ROY — Traveling 5600 South in Roy can require patience.
The east-west arterial that connects Interstate 15 and Hill Air Force Base on the east with southern Roy and growing areas further west in the Hooper area can get packed, says Bob Dandoy, Roy’s mayor. Some mornings, he says, it can take a seeming eternity to travel from 3500 West to 1900 West, just 2 miles.
“That’s a parking lot,” Dandoy said, further noting the corridor’s import as a connector to the businesses along Riverdale Road in adjacent Riverdale.
Relief for motorists, though, could be in the offing, though it won’t be immediate.
The Utah Department of Transportation has launched a formal assessment of the roadway with an eye to upgrading it and held an open house last week to gather feedback from the public. It’s still relatively early on, said UDOT spokesman Vic Saunders, and the upgrade is still unfunded. UDOT officials are in the process of gathering more public input, defining project objectives and coming up with specific possible fixes.
But the preliminary vision, broadly, calls for widening the roadway to two travel lanes each way with a center turn lane between 3500 West and I-15, Saunders said. Other possible elements include reconfiguring the I-15 interchange at 5600 South and bridging the north-south D&RG trail over the roadway where they meet.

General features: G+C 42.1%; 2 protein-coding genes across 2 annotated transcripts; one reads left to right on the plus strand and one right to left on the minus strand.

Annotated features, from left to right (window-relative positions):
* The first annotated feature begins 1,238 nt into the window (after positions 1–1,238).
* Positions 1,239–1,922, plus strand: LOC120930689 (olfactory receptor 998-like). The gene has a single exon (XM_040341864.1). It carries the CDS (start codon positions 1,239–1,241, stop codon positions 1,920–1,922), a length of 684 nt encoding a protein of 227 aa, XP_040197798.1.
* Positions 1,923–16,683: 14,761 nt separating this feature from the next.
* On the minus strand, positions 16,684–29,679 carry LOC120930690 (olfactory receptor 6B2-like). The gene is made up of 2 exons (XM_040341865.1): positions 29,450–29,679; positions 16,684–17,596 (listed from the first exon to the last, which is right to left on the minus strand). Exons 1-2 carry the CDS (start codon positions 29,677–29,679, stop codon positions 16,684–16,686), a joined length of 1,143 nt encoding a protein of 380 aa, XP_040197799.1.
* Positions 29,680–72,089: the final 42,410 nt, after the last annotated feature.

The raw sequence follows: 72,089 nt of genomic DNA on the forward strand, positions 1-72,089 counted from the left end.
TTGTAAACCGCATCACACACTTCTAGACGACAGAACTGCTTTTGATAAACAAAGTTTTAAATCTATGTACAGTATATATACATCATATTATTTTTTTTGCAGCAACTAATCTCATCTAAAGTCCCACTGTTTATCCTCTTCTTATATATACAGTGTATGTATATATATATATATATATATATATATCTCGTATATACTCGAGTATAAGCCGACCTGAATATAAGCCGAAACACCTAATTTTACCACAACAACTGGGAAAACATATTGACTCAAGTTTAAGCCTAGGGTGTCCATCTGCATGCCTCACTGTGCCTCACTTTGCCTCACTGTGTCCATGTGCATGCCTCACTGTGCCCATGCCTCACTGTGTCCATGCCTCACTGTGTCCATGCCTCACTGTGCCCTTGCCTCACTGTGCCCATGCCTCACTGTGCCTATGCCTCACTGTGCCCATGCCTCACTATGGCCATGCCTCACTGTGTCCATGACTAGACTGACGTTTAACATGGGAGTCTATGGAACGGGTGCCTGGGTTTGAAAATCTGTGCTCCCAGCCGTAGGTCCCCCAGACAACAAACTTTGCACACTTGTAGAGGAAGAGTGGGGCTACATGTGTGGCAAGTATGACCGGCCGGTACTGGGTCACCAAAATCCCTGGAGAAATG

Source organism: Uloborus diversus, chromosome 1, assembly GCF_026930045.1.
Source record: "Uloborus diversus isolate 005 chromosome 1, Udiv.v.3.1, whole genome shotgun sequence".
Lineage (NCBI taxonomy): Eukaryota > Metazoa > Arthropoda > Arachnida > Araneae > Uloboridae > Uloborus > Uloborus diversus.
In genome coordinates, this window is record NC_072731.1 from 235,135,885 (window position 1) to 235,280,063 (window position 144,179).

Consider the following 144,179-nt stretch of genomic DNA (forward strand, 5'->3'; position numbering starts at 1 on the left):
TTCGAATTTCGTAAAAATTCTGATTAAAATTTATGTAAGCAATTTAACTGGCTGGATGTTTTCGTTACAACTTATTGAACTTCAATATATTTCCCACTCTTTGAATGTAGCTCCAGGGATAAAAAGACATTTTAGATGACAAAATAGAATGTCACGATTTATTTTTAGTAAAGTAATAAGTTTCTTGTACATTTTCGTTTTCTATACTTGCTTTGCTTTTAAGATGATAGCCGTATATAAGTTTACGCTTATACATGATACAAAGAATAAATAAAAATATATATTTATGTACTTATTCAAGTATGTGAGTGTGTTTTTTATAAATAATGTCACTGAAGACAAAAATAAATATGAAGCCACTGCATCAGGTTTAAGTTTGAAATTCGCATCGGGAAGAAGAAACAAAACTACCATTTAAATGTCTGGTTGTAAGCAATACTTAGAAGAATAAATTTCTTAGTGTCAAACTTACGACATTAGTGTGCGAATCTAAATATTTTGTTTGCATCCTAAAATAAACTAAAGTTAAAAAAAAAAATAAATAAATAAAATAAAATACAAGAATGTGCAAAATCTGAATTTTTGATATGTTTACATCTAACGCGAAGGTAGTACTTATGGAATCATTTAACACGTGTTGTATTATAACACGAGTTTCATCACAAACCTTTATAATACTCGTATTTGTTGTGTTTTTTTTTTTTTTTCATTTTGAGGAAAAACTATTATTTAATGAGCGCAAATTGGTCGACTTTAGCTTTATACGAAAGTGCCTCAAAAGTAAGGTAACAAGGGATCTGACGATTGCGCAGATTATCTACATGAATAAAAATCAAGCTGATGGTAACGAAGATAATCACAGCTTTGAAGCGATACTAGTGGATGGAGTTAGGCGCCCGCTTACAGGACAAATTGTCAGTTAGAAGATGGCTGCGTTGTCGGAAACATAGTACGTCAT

Dandoy said the Aug. 22 open house drew 50 to 80 people, open to the notion of an upgrade, cognizant of congestion issues on 5600 South, particularly during the morning and afternoon rush hours. Still, there are concerns, particularly for those who live along the roadway, which bisects a largely residential area. How much property will UDOT have to acquire to make way for any upgrade? How will home values be impacted? Will 5600 South become a high-speed corridor?
“There’s no question that that’s going to be a concern,” Dandoy said.
The formal study area extends along 5600 South from 3750 West on the west to I-15 on the east and also includes I-15 to Riverdale Road. Among particular considerations, according to UDOT, are narrow shoulders in sections of the segment, three school crossings and long lines of motorists at times waiting to get on and off of I-15.